Sachitra Mahendra, in Daily News, 12 September 2017, where the title reads “Courage that Counts”
They wanted to speak English. Some of them could deliver well. But most of them could not, sadly. For them all – the newly chosen batch of undergraduates – the university offers a course with the English Language Teaching Unit (ELTU). But then these undergraduates were not interested in attending the course either. They were still required to pass the ELTU exam to be qualified for the degree completion. However excellent they may have scored in other subjects, they would not obtain the certificate without the ELTU green light. The fault is not theirs, according to Madhubhashini Disanayaka Ratnayake, who was the ELTU Head attached to the University of Sri Jayawardanapura.
Pictures by Wasitha Patabendige
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Kumudini Hettiarachchi, in Sunday Times, 18 June 2017, an article entitled “Lankan doctor’s life-saving intubation invention wins gold”
It is not an easy task — and as he assisted many an anaesthetist to ‘intubate’ numerous people, lying on the operating table before an operation or in emergencies, he wondered why it could not be made less challenging. As they wielded the laryngoscope, a metallic gadget with a handle and a blade, to carry out endotracheal intubation, the Peradeniya Teaching Hospital’s Senior Registrar in Anaesthesia, Dr. Anupa Herath, allowed his inventive mind to dwell on it.
Dr. Anupa Herath performing intubation with his invention – the Video-Laryngoscope with Extended Functions. Pix by Anurada Bandara
Going beyond the call of duty which is to assist in intubation and keep the vitals of the patient under general anaesthesia at the required levels, Dr. Herath has now come up with a ‘Video-Laryngoscope with Extended Functions’ which can be handled easily, to international and local commendation. Continue reading
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Darshanie Ratnawalli. Q & A from Saturday, 21 March 2015 … with emphasis by highlighting being impositions by the Editor, Thuppahi
Professor KNO Dharmadasa, the present Editor in Chief of the Sinhala Encyclopedia goes down in history as mounting to date, the only direct, authoritative academic challenge to Professor Leslie Gunawardana, an ancient period historian of Sri Lanka who became a darling of certain social anthropological circuits through his “The People of the Lion: The Sinhala Identity and Ideology in History and Historiography”– (1979) and “Historiography In a Time of Ethnic Conflict, Construction of the Past in Contemporary Sri Lanka”– (1995). This is the third and last installment of Prof. K.N.O’s conversation with Darshanie Ratnawalli continued from 08 March, 2015.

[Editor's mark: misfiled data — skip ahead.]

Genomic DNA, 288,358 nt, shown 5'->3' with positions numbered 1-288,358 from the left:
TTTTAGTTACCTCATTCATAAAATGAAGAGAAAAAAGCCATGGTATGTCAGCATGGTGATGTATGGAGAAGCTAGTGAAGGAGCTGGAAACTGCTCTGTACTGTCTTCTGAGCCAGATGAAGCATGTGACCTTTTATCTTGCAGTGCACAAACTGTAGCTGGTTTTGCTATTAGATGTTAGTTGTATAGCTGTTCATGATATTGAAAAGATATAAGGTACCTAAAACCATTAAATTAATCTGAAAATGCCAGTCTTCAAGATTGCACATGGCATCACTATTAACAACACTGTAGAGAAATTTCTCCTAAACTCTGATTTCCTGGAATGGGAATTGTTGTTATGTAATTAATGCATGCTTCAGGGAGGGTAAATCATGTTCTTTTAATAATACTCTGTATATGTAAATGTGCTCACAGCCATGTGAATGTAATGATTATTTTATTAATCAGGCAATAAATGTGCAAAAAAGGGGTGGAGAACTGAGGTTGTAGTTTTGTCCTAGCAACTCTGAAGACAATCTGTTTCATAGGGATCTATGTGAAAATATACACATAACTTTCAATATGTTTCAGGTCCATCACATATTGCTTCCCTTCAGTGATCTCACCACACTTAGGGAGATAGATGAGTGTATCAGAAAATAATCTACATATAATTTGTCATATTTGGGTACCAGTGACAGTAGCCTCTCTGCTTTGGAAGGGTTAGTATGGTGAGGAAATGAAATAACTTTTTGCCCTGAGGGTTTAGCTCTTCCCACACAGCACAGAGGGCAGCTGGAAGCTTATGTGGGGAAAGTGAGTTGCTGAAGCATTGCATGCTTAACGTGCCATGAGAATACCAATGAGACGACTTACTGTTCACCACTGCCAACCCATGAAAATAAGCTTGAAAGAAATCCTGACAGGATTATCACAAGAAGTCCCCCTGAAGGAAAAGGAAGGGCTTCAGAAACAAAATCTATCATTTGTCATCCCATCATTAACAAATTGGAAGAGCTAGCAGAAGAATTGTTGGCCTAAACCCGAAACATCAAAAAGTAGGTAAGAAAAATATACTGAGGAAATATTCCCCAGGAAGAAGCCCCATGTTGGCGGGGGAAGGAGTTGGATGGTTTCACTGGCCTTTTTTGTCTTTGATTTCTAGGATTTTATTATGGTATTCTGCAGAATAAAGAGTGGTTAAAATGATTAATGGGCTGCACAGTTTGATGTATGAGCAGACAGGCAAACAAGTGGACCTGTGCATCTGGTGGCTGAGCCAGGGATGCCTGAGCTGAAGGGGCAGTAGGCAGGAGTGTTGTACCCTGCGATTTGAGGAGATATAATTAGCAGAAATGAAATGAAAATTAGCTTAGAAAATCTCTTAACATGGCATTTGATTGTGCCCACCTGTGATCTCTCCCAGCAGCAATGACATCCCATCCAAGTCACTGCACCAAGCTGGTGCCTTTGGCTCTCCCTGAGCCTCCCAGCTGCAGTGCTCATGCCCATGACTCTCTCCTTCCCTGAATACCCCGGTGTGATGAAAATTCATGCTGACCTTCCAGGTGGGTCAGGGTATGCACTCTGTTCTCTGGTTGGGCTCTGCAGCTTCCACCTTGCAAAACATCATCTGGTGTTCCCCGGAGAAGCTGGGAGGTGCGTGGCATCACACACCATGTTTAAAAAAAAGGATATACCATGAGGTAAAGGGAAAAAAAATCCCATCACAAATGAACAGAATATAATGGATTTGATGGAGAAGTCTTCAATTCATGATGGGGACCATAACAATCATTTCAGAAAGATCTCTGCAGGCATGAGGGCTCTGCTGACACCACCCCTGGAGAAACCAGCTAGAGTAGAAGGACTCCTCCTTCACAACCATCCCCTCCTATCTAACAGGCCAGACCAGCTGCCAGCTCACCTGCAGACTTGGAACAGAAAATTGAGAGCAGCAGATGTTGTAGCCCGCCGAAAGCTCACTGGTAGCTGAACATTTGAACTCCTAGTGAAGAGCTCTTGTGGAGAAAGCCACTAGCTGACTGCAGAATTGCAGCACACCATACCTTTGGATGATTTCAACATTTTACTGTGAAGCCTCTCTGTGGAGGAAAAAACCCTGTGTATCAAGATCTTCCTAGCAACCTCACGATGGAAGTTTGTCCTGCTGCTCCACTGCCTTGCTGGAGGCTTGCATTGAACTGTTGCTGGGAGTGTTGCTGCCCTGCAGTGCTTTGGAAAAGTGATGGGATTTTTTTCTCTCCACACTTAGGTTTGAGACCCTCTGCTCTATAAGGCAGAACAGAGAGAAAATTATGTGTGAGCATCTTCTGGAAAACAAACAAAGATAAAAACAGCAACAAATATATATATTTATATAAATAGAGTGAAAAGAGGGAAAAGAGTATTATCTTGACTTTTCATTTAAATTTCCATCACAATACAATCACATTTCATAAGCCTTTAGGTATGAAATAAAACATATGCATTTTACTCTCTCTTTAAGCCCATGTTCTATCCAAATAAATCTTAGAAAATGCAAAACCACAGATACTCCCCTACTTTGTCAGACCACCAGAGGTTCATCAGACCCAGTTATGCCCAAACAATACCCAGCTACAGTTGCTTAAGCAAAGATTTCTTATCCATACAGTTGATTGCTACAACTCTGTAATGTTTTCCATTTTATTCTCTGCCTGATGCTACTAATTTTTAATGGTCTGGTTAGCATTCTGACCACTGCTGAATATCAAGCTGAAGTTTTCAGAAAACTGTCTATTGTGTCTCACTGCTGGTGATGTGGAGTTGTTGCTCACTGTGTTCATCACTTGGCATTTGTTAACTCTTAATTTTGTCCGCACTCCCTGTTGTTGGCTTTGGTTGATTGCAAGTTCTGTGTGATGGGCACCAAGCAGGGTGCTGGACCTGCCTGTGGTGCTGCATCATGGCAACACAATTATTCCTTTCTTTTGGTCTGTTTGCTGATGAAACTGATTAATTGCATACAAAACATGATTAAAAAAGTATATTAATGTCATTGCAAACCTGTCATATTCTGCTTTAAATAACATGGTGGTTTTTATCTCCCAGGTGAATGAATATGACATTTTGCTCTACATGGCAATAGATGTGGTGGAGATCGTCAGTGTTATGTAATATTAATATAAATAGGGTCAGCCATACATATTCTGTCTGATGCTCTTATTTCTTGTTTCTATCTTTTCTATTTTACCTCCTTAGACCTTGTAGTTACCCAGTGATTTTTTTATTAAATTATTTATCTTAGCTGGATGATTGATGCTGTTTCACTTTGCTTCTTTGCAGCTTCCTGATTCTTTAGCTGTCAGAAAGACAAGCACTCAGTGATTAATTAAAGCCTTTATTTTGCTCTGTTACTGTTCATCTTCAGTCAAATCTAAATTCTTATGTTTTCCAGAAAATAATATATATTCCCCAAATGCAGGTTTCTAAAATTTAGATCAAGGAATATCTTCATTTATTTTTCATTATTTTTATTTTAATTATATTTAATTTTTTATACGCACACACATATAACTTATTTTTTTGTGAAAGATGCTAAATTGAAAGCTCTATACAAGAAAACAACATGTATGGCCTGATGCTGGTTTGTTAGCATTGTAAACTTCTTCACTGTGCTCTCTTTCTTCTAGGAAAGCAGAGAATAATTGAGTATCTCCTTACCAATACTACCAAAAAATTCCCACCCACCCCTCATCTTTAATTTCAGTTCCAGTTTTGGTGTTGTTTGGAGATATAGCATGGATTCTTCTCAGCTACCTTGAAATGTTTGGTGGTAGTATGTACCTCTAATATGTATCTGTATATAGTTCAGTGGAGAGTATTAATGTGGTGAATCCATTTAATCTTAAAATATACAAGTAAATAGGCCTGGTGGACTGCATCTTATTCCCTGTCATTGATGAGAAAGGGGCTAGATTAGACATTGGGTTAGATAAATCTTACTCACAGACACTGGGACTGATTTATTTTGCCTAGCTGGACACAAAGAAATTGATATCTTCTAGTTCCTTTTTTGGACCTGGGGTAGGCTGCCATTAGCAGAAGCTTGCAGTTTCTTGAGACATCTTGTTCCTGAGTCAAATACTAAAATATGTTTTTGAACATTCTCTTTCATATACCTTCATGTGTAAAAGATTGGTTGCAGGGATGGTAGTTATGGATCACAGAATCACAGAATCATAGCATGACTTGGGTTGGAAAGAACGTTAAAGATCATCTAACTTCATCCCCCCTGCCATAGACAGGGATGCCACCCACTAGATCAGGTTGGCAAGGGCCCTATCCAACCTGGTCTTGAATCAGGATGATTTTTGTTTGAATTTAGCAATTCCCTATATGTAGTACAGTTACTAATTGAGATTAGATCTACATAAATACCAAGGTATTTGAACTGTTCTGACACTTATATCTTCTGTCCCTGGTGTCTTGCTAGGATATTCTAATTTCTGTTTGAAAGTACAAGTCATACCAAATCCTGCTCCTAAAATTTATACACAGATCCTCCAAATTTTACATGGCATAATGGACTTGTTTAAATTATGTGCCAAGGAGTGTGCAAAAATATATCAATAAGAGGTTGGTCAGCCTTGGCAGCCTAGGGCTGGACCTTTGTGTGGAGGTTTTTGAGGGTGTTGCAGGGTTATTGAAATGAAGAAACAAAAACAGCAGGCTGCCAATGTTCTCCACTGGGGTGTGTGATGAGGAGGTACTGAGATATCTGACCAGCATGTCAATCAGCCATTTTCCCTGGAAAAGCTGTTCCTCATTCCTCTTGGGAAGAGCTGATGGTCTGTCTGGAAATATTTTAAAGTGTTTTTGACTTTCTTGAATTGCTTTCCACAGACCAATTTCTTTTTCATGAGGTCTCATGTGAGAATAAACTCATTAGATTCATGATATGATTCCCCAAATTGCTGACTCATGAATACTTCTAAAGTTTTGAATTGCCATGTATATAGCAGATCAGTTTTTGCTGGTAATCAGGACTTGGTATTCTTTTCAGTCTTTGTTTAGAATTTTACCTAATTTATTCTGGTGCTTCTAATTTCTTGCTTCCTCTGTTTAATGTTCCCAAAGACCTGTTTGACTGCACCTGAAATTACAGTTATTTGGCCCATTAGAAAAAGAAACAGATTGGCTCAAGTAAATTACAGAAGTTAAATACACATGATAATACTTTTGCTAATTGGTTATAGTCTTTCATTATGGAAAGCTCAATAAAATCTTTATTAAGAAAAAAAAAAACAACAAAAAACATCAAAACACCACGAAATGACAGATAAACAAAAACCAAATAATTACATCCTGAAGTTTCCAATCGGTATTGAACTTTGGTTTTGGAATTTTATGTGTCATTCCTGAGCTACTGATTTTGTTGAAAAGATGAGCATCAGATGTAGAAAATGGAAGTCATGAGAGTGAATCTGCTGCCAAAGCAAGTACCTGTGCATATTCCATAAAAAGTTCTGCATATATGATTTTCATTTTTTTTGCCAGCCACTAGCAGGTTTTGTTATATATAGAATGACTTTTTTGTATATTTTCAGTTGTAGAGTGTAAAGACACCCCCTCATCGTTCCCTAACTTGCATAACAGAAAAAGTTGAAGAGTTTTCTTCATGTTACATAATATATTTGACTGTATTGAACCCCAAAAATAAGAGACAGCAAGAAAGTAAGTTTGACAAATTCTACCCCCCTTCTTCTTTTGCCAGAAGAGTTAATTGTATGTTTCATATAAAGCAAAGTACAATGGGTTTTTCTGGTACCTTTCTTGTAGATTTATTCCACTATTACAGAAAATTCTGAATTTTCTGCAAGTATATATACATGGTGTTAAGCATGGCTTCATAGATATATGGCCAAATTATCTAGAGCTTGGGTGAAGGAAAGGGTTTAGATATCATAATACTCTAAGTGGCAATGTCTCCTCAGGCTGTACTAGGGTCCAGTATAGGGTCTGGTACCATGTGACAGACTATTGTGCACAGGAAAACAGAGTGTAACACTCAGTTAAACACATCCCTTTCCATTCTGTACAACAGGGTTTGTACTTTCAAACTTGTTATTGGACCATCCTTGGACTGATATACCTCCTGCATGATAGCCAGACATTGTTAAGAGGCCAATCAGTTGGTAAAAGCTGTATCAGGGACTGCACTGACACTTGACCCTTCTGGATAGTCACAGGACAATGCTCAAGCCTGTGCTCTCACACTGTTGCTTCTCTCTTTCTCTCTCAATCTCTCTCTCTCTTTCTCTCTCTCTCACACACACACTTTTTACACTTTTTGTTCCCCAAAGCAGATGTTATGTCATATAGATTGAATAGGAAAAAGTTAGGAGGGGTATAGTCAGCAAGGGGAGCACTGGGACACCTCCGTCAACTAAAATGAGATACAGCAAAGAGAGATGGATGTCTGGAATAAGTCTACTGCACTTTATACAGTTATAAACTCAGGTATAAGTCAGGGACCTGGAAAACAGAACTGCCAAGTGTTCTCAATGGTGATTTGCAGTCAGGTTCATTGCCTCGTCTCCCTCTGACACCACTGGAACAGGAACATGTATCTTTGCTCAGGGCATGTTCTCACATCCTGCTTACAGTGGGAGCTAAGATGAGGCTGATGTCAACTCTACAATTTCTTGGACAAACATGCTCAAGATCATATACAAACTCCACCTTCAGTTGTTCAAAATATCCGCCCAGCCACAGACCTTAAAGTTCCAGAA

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Sudharshan Seneviratne, reviewing Lakshman S. Perera: The Institutions of Ancient Ceylon from Inscriptions, (from 3rd Century BC to 830 AD) Volume I ….. with Introduction and supplementary notes by Sirima Kiribamunne and Piyatissa Senanayake, ICES, Kandy 2001, … 322 pages … reviewed in http://www.infolanka.com/org/srilanka/cult/45.htm
The Antecedents: My first encounter with the historian was in 1974 when I visited the University library at Peradeniya as a postgraduate student. It was never a formal introduction – not even a personal meeting. Yet, it was close enough for me to admire the man and his work. The silent space afforded by the Ceylon Room at Peradeniya was ideally suited for a dialogue with the past. I reached out to the past through the volumes of a doctoral thesis – so immaculately completed a year before I was born! Page after page three volumes of information unfolded a dimension hitherto less known in the history of Sri Lanka. This study I thought, will always remain as a testimony to the ‘historian’s craft’ (apologies to Marc Bloch) so purposefully executed by a scholar with a sober perception to the study of history. Continue reading
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A Valedictory in American Academia
James Wells Gair, Ph.D. ’63, professor emeritus of linguistics who throughout a long and distinguished career produced groundbreaking work on South Asian languages and their relation to other languages, died Dec. 10 in Ithaca. He was 88.“Jim Gair was in many ways the paradigmatic Cornell linguist,” said John Whitman, chair and professor of linguistics. “He had a language passion for Sinhala, the language of Sri Lanka, and he threw himself entirely into it, teaching the language, writing textbooks for its learners, and analyzing both the colloquial language and its classical texts.
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